Originally Posted by dexx
The computer only adjusts the timing in response to knock. The design tolerances are for fuel, not what some monkey might do to their well engineered system. Changing anything in the exhaust means immediately the "correct" timing advance for any given RPM or load point has changed. Unfortunately, freer flowing exhaust means better exhaust evacuation from the cylinder, which means the optimal timing point is retarded compared to it's previous location. This means the first guess by the computer is much too advanced. What happens when you run too much timing? RIGHT.
You have to be a scientist and a computer engineer to understand how it really works, there is no explanation that will be satisfactory for any layman, but if you're curious as to how these things work: http://forums.openecu.org/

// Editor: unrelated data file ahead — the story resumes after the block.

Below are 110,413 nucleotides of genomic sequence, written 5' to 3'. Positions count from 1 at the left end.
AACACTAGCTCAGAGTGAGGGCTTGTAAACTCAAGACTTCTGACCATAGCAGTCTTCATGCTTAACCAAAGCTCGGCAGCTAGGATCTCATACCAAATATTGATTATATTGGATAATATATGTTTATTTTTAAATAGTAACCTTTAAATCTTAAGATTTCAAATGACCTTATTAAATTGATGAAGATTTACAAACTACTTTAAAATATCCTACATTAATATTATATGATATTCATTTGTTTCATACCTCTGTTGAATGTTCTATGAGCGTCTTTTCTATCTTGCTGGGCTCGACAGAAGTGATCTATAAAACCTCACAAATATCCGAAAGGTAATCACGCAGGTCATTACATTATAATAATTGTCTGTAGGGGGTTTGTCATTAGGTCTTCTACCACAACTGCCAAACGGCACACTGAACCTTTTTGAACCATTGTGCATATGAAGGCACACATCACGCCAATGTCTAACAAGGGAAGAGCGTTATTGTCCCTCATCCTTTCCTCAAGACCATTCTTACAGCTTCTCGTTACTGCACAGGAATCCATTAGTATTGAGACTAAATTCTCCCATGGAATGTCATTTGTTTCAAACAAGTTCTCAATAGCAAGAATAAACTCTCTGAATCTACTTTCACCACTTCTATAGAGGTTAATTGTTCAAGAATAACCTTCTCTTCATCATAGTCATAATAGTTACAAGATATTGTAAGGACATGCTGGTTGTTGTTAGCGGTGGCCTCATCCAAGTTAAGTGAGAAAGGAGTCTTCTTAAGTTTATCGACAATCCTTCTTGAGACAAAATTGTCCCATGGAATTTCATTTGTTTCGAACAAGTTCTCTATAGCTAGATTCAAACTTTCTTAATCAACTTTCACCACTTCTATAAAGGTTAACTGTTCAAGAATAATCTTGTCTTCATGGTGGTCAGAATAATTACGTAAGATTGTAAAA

Ok. This has to qualify as THE DUMBEST STATEMENT
on the entire forum. The ECU is monitoring tens of sensors (from throttle input to air fuel ratio to exhaust gas temp to O2 in exhaust and on and on)and adjusting timing (which includes ignition, valves, etc.) many times per second. If you think the ECU waits until the knock sensor activates to start adjusting the timing you really need to go back to that site and re-read it.
Sadly, your comment with regards to having to be a scientist or engineer to understand the content on the site
let's me know you are neither. If I am somehow mistaken about that, then do your Alma Matter a favor and keep the name of the school to yourself.